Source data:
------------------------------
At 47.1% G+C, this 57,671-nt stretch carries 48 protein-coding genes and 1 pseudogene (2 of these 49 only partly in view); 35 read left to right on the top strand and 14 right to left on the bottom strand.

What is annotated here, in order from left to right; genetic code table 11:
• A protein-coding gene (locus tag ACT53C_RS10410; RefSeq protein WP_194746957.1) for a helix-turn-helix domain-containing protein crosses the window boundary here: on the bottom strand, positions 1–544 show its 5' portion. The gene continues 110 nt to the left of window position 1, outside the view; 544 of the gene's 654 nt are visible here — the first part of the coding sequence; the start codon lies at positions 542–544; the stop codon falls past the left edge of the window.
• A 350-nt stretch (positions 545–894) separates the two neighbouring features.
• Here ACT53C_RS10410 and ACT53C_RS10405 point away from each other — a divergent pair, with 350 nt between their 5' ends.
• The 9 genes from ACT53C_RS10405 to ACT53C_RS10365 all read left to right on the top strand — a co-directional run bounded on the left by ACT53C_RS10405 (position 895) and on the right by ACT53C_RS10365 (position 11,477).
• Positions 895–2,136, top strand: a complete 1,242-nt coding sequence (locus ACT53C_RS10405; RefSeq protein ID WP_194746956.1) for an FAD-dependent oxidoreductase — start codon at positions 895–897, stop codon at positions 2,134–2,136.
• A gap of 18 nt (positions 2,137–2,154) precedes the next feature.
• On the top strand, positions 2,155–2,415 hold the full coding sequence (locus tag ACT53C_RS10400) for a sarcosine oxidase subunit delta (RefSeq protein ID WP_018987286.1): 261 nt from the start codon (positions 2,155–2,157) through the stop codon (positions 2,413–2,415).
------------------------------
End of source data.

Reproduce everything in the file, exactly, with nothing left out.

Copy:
At 47.1% G+C, this 57,671-nt stretch carries 48 protein-coding genes and 1 pseudogene (2 of these 49 only partly in view); 35 read left to right on the top strand and 14 right to left on the bottom strand.

What is annotated here, in order from left to right; genetic code table 11:
• A protein-coding gene (locus tag ACT53C_RS10410; RefSeq protein WP_194746957.1) for a helix-turn-helix domain-containing protein crosses the window boundary here: on the bottom strand, positions 1–544 show its 5' portion. The gene continues 110 nt to the left of window position 1, outside the view; 544 of the gene's 654 nt are visible here — the first part of the coding sequence; the start codon lies at positions 542–544; the stop codon falls past the left edge of the window.
• A 350-nt stretch (positions 545–894) separates the two neighbouring features.
• Here ACT53C_RS10410 and ACT53C_RS10405 point away from each other — a divergent pair, with 350 nt between their 5' ends.
• The 9 genes from ACT53C_RS10405 to ACT53C_RS10365 all read left to right on the top strand — a co-directional run bounded on the left by ACT53C_RS10405 (position 895) and on the right by ACT53C_RS10365 (position 11,477).
• Positions 895–2,136, top strand: a complete 1,242-nt coding sequence (locus ACT53C_RS10405; RefSeq protein ID WP_194746956.1) for an FAD-dependent oxidoreductase — start codon at positions 895–897, stop codon at positions 2,134–2,136.
• A gap of 18 nt (positions 2,137–2,154) precedes the next feature.
• On the top strand, positions 2,155–2,415 hold the full coding sequence (locus tag ACT53C_RS10400) for a sarcosine oxidase subunit delta (RefSeq protein ID WP_018987286.1): 261 nt from the start codon (positions 2,155–2,157) through the stop codon (positions 2,413–2,415).